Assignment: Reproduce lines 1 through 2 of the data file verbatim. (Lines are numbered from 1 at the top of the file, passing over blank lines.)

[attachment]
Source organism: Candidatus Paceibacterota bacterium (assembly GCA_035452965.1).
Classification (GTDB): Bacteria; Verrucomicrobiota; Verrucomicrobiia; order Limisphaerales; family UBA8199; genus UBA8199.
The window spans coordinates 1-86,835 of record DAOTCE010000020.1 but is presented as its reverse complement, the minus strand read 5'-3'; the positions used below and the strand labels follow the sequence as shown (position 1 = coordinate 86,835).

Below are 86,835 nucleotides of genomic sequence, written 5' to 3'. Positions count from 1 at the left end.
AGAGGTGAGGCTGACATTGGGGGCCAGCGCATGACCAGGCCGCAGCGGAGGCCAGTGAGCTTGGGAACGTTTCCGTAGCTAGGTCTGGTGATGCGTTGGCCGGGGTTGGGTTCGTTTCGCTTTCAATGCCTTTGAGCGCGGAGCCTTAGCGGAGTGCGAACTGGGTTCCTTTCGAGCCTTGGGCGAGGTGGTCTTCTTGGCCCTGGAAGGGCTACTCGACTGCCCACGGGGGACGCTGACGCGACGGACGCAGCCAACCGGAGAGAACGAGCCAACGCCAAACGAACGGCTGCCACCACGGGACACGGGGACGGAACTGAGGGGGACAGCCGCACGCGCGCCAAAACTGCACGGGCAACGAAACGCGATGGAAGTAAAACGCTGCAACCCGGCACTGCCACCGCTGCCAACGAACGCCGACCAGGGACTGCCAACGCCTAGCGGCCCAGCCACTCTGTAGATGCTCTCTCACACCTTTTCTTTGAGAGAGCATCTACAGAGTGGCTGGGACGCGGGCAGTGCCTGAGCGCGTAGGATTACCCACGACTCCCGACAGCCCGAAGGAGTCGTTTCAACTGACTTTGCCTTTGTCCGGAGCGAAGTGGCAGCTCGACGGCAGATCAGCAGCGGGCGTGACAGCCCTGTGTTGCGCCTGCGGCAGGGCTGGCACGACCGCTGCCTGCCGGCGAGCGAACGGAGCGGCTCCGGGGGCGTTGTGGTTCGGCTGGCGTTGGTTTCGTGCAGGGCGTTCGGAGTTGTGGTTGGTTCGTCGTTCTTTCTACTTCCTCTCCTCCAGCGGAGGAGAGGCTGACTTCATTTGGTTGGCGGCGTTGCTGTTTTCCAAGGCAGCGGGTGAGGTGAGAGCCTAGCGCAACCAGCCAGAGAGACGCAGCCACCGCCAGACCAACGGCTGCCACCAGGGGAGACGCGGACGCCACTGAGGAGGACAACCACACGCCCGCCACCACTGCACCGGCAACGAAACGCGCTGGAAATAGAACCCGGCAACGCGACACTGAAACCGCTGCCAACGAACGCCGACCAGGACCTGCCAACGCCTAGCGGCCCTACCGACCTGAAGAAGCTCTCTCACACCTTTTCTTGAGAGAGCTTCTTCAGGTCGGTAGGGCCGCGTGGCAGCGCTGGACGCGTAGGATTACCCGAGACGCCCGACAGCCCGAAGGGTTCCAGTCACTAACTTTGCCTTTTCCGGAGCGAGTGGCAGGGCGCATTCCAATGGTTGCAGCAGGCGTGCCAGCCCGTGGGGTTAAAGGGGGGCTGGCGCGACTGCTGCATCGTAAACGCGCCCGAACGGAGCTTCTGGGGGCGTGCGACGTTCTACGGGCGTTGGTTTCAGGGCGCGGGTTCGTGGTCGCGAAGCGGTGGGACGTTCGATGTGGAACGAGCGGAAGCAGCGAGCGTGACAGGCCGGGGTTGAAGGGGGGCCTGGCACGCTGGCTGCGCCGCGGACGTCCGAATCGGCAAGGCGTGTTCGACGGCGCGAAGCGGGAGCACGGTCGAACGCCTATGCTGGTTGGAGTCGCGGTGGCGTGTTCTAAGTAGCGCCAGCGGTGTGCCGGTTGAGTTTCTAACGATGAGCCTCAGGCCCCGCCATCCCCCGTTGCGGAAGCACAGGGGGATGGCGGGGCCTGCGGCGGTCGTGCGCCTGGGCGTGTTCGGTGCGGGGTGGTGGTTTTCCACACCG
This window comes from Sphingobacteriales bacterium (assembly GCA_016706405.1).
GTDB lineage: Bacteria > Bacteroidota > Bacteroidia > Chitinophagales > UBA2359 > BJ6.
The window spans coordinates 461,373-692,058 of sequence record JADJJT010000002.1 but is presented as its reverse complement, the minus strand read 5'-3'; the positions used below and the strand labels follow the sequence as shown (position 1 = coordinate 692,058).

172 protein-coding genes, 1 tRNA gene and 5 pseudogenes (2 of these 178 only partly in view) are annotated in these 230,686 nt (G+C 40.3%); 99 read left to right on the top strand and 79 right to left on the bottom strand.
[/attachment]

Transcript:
Source organism: Candidatus Paceibacterota bacterium (assembly GCA_035452965.1).
Classification (GTDB): Bacteria; Verrucomicrobiota; Verrucomicrobiia; order Limisphaerales; family UBA8199; genus UBA8199.